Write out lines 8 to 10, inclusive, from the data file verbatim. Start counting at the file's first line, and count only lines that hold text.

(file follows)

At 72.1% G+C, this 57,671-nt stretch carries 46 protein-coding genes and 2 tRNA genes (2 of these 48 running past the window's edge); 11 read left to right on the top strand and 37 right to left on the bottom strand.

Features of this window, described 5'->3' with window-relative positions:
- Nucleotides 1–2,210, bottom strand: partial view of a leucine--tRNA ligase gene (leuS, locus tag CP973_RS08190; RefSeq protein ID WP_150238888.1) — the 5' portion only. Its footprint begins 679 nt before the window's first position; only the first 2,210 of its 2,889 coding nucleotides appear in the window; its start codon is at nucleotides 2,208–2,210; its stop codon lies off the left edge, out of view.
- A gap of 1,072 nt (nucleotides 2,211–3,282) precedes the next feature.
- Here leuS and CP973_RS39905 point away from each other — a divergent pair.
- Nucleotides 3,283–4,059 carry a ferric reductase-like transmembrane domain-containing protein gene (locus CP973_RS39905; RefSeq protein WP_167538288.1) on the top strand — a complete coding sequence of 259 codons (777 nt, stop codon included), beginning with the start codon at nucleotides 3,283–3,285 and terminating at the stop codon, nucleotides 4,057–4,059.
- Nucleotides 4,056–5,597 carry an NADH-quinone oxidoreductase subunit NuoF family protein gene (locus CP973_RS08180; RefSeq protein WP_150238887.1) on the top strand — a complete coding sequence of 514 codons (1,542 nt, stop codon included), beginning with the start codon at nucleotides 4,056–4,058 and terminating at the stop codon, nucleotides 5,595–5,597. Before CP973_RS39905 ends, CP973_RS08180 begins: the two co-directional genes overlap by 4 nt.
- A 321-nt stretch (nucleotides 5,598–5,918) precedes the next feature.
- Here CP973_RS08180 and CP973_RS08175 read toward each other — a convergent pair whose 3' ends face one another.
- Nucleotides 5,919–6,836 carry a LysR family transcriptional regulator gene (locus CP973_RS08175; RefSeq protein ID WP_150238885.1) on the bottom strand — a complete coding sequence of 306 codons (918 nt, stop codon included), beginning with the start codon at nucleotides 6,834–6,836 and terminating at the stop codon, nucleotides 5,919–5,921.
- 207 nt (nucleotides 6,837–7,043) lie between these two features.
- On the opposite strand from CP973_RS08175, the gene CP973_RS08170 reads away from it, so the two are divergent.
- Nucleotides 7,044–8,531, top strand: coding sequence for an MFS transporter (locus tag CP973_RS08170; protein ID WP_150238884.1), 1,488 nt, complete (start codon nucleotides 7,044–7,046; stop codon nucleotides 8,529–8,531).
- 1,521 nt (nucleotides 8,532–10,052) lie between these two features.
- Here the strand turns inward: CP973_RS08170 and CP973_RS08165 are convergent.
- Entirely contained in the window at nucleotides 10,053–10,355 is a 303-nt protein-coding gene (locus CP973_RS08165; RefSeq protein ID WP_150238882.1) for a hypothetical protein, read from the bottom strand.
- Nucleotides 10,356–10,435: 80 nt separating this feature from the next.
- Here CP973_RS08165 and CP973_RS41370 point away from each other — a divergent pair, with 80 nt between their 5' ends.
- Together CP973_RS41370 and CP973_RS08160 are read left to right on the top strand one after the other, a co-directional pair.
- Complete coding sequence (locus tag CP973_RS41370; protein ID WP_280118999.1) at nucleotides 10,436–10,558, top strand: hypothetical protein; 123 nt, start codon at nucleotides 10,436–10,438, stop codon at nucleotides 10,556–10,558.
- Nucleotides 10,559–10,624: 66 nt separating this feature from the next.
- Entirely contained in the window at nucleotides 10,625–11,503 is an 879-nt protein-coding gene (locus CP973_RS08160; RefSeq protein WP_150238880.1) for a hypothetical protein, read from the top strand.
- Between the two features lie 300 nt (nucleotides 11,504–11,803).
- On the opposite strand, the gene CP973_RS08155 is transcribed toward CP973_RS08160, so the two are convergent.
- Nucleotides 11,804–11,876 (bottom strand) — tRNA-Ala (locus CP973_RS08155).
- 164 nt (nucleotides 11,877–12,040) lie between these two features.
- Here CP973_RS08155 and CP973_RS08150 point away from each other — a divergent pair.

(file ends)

- A 321-nt stretch (nucleotides 5,598–5,918) precedes the next feature.
- Here CP973_RS08180 and CP973_RS08175 read toward each other — a convergent pair whose 3' ends face one another.
- Nucleotides 5,919–6,836 carry a LysR family transcriptional regulator gene (locus CP973_RS08175; RefSeq protein ID WP_150238885.1) on the bottom strand — a complete coding sequence of 306 codons (918 nt, stop codon included), beginning with the start codon at nucleotides 6,834–6,836 and terminating at the stop codon, nucleotides 5,919–5,921.